Manchester During the Civil War


Historic Families of the North-West (9)

Alphabetical Listing –

Tetlows of Ashton
and Oldham

Sometimes spelled
‘Tetlawe’, there is evidence of fines being levied against this old
family with one Robert de Tetlawe in 1410, and in 1422 Adam de Tetlow
having rented properties in Ashton-under-Lyne. They still held lands
around Prestwich in the 14th century, when Joanne de Tetlawe married
Richard Langley and set up Langley Hall just north of Prestwich and
began the Langley family of Middleton and Agecroft, who held the lands
for several hundred years thereafter. Around 1320-21, during the reign
of King Edward II, Richard Tetlow, son of Adam de Tetlawe, had been
granted lands around Werneth in Oldham. Adam de Tetlow had also apparently
married Eva, daughter of William de Oldham, and obtained her lands
in Werneth and Oldham. The Tetlawes were to live at Chamber in Werneth
for many generations and the family name appears in numerous historical
documents which support this. Gradually, the name was changed to Tetlow,
and their family line remained intact until the 17th century, when
Jane, sole heiress of Robert Tetlow, married George Wood, who in 1646
sold it on to Henry Wrigley, a linen draper from Salford. Sometime
around 1680 Wrigley’s granddaughter, Martha married Joseph Gregge
and the estate past to him and thereafter was in the possession of
the Gregg family.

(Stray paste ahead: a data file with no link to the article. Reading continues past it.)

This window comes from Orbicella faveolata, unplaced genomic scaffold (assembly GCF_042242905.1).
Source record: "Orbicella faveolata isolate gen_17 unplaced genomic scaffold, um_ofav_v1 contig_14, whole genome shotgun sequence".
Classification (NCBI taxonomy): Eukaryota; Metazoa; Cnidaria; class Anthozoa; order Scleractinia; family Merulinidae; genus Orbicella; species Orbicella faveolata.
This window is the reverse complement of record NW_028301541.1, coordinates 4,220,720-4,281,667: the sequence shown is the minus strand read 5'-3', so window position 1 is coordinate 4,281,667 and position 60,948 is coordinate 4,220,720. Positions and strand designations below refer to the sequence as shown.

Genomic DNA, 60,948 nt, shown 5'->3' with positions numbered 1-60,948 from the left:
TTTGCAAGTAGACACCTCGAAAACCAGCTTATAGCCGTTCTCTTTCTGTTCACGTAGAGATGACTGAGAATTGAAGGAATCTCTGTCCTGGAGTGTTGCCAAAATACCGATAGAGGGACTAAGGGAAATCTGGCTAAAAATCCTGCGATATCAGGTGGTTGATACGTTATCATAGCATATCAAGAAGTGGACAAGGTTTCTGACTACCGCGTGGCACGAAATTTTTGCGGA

The powerful Towneley
(sometimes spelt Townley or Townsley ) family lived in
the Burnley area from the mid-thirteenth century. Towneley Hall, their
imposing Elizabethan country seat, dates from the early 15th century
and is set in 62 acres of parkland. Since 1903 it has been a museum
and art gallery and is rated as one of the finest medieval mansions
in Lancashire. It still displays a large wall chart displaying their
family tree.
In the year 1200, one Roger de Lacy had granted lands at “Tunleia”
(Towneley) to his son-in-law, Geoffrey, and building probably began
in about 1400 and completed during the 15th century.
The Towneleys were an important Catholic family and the hall contains
the 15th Century Whalley Abbey vestments and a private chapel – they
were consequently persecuted for their faith during the reign of Queen
Elizabeth I. In 1817 Peregrine Towneley donated an area of land at
Burnley Wood on which to build a Roman Catholic church as well as
donating £1000 towards its construction. For many years the
Towneleys possessed the original scripts of the Wakefield Mystery
Plays, (the so-called Towneley Manuscript); they are now in the Huntington
Library in San Marino, California and are sometimes referred to as
the ‘Towneley Cycle’.
In more recent times, the Towneleys held land around the Stargate
Pit until 1826, and gleaned a great deal of new wealth from surface
coal mining in the area, where coal had to be transported across Towneley
land for payment of a toll or wayleave.
Towneley Hall remained with the Towneley family until the early 20th
century, when Lady O’Hagan (Alice Mary Towneley) sold the Hall and
62 acres to Burnley Corporation for a nominal sum of £17,500
in 1901.

The Traffords
of Trafford Park

The Trafford family,
(or more properly the ‘de Trafford’ family), were once one of the
most prominent Catholic families in Victorian Britain, and trace their
ancestry back well before Norman times – a member of the family is
said to have served King Canute. One Radulphus, an early forebear
of the family died in about 1050 in the reign of Edward the Confessor.
The family’s long association with Trafford Park dates at least from
the late 12th century, though nowadays the family name is perhaps
best known by virtue of the Trafford Centre, Manchester United’s home
ground at Old Trafford and the industrial estate at Trafford Park
which now lies in the Metropolitan Borough of Trafford and was formerly